Rayn Epremian, Jonas Nölle, Christine Cuskley and Matthew Spike
Storytelling is nearly as universal and central to human cognition as language. Narrative has been identified as the way humans process experiences (Wilkens et al, 2005), store memories (Nelson, 1993; Schank & Abelson, 1995), and form personal identities (Young & Saver, 2001; Yuval-Davis, 2006). Gottschall (2012, p. 65) proposed that mental rehearsal through story prepares us to react to similar events in the future. Zipes (2006, p. 11) argues that stories survive transmission over generations when they contain information that helps to preserve a community, and this information is largely social (Zipes, 2006, p. 22; Gottschall, 2012, p. 67). Social information survives cultural transmission because it is a kind of survival information, helping individuals learn to thrive in a social context, thereby bolstering survival and fitness.
Previous studies have used iterated learning to examine the role of cultural transmission in the evolution of language (Smith, Kirby & Brighton, 2003; Kirby, Cornish & Smith, 2008; Kirby, Griffiths & Smith, 2014), and other transmission chain studies have revealed content biases for social and survival information in the transmission of narratives (Bartlett, 1920; Stubbersfield, Tehrani & Flynn, 2014; 2017). This experiment combines the transmission chain paradigm with task-based experiments (Bahrami et al, 2010; Bjørndahl et al, 2014; Thompson et al, 1993) to test whether exposure to social survival information in the form of narrative will improve performance in a social task, providing experimental evidence that stories function as ‘problem simulation[s]’ (Gottschall, 2012 p. 63). Participants undertook a social task: a role-playing game in which they had to learn a set of novel, arbitrary social customs to succeed. In the first generation, participants learned by choosing behaviours during play without any prior input, but received feedback on their behaviour throughout the game. In two conditions, they then wrote either a story or list, designed to memorably communicate the social customs to thenext player (see demo here: https://bit.ly/narrative-game). Subsequent generations of players then received the story or list of the previous player prior to play, which was otherwise identicalto the first generation. Participants were scored on their performance during play based on whether they chose the “correct” behaviours. Scores in the social task improved over generations, supporting the hypothesis that narratives effectively communicate social survival information, with score increasing by a mean value of 1.02 points (SE =±0.24, t=4.2) per generation across conditions. Qualitative analysis showed that the narratives produced by participants were highly creative, exhibiting a range of communication strategies and narrative elements (e.g.,. causality, setting, and agency).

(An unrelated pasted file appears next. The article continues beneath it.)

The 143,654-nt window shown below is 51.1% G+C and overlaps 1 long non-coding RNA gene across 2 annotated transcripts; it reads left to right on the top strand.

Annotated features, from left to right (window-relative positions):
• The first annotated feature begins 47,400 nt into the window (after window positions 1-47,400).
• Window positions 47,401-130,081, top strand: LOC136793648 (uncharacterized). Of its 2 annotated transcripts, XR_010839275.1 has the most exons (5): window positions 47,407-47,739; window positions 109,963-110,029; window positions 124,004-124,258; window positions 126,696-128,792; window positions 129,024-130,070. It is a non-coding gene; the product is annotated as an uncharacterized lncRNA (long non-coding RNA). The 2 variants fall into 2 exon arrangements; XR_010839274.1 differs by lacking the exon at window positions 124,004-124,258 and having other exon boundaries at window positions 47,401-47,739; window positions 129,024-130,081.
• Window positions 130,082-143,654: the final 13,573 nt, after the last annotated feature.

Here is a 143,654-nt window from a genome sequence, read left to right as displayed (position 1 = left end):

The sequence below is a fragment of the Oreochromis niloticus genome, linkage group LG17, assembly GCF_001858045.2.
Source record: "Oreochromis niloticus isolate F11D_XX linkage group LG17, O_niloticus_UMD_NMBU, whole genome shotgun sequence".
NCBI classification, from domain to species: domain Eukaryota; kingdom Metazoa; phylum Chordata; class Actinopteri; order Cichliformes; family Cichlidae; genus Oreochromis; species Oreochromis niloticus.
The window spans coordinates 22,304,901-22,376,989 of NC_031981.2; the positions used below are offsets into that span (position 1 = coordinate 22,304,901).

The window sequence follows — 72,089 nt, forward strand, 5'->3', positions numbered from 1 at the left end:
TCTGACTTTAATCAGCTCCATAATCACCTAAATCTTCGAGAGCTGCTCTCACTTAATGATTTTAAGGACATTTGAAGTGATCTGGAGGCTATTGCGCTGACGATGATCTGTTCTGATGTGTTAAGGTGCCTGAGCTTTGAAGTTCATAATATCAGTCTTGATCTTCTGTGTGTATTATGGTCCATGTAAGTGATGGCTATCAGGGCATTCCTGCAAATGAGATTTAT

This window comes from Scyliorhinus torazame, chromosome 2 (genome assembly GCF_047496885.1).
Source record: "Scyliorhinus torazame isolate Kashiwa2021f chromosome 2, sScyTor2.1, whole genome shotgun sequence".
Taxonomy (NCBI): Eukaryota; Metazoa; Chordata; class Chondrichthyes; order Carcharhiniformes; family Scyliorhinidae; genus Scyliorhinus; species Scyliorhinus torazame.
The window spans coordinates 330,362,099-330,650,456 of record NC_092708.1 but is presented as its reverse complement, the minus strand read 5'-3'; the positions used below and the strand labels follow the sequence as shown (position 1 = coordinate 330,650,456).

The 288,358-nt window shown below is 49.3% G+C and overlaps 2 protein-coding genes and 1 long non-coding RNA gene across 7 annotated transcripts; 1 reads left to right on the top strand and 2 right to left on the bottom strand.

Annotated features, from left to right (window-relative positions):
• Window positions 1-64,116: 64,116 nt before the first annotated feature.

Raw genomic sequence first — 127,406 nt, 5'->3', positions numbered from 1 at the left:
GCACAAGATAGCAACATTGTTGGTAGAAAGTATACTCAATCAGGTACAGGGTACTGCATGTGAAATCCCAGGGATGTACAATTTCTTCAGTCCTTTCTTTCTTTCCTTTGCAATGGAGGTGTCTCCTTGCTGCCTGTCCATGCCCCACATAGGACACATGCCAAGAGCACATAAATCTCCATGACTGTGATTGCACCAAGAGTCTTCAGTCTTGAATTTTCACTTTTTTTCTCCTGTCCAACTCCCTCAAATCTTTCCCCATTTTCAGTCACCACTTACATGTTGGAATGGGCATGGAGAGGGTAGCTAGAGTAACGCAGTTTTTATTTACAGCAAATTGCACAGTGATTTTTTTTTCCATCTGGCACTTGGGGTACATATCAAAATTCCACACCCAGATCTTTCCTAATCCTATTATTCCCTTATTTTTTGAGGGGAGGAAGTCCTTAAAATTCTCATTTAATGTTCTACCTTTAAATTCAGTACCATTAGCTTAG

Taken together, our findings support the hypothesis that narratives effectively communicate social survival information in transmission, a result which is compatible with Dunbar’s (1997) social brain hypothesis, the ‘problem simulation theory of storytelling’ (Gottschall, 2012 p. 63), and previous experimental work on content biases (Stubbersfield, Tehrani & Flynn 2014, 2017). We provide a novel experimental paradigm which can be adapted to target more specific questions about the evolution of narratives.
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